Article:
Administration of License Law

 License law protects members of public in
 real estate transactions
   regulates real estate agents’
    professional activities
   establishes disciplinary procedures

 Law administered by Real Estate Division
 of Washington State Department of
  Administration of License Law
                The Director
 Director of Department of Licensing appointed
 by governor. Authorized to:
   grant and deny licenses
   issue rules and regulations
   enforce license law
   hold disciplinary hearings on license law
  Administration of License Law
         Real Estate Commission
 Six commissioners, each appointed by
  Governor to serve six-year term on part-time

 Generally must be licensed real estate agents
  with at least five years of experience in real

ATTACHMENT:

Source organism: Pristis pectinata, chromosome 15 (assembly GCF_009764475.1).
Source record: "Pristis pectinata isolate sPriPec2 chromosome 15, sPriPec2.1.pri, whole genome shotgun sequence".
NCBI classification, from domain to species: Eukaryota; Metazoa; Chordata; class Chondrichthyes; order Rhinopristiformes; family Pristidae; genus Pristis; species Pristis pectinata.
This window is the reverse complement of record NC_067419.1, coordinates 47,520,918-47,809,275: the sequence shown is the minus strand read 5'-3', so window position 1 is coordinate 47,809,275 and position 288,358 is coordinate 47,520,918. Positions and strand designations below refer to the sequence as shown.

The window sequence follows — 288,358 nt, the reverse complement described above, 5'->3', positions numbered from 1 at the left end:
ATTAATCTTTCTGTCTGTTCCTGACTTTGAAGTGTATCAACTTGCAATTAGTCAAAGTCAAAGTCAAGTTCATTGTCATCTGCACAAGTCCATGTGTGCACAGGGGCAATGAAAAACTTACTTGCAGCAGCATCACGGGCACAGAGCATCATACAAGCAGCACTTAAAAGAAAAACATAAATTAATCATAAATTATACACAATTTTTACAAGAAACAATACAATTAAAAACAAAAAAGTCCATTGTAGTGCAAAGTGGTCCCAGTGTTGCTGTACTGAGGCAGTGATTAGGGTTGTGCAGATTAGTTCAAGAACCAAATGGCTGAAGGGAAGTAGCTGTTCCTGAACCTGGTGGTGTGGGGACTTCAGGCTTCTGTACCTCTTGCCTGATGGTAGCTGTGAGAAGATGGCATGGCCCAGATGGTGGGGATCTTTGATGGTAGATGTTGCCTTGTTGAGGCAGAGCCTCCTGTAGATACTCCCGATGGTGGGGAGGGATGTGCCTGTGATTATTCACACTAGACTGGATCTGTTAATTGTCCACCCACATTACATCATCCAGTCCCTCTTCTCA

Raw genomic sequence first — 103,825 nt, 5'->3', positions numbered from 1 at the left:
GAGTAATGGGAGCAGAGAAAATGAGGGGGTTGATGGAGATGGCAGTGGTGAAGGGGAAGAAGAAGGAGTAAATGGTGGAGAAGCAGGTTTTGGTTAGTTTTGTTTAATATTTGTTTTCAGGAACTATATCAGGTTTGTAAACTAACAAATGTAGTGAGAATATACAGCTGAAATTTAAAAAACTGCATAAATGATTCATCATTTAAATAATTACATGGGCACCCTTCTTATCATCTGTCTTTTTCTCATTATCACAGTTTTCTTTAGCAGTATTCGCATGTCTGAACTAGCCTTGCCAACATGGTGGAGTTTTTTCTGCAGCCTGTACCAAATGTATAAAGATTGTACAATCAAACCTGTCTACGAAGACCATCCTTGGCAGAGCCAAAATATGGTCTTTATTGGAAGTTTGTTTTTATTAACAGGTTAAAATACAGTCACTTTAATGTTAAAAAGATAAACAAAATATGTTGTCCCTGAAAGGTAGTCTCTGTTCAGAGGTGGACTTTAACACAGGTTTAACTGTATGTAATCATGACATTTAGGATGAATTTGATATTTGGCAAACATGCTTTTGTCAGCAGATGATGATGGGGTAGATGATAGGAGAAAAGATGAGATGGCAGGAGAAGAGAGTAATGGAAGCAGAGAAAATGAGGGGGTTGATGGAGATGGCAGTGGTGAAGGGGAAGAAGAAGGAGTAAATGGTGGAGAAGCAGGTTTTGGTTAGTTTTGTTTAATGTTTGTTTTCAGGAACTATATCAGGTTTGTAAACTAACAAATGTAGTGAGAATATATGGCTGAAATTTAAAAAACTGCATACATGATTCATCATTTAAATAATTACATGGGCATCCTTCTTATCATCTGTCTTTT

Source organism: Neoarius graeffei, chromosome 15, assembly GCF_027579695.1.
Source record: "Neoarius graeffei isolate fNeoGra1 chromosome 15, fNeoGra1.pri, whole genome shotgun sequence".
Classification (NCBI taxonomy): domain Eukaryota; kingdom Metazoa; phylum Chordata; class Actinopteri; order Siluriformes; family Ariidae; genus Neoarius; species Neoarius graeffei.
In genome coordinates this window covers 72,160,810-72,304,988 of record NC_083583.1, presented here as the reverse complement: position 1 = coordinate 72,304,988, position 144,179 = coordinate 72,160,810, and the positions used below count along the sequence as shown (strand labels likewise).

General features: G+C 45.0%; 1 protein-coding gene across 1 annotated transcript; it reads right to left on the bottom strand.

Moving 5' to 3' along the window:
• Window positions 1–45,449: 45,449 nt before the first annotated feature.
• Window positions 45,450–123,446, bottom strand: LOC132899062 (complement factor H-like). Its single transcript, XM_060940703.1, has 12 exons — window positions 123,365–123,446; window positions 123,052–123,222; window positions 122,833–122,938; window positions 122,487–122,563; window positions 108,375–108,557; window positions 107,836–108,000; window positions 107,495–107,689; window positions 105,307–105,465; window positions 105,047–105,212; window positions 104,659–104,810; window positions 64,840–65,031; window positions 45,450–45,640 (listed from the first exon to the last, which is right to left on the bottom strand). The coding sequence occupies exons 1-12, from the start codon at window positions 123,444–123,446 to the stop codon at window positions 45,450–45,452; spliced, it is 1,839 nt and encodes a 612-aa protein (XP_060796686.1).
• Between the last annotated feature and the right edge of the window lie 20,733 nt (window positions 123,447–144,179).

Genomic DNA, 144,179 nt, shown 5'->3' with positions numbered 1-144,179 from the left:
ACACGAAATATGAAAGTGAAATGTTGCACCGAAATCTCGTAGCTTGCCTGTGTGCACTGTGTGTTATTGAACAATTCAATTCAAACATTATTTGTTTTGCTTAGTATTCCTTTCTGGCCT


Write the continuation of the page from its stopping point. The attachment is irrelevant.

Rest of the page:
estate sales or property management.
  Administration of License Law
         Real Estate Commission
 Must have at least two from east of
 Cascades, and at least two from west of

 Commission’s duties:
   advising Director
   approving license law regulations
   preparing and administering examinations
   holding educational conferences
  Administration of License Law
              Attorney General
 Gives Director legal advice concerning license
 Attorney General also represents Director in
  any legal proceedings involving Real Estate
        Real Estate Licenses
 Licensees must:
   know when real estate license is required
   understand differences between various
    types of licenses and requirements for each
   be familiar with application and examination
   be familiar with rules regarding license
    expiration and renewal
     When License is Required

 Unlawful to perform real estate brokerage
 services without appropriate license.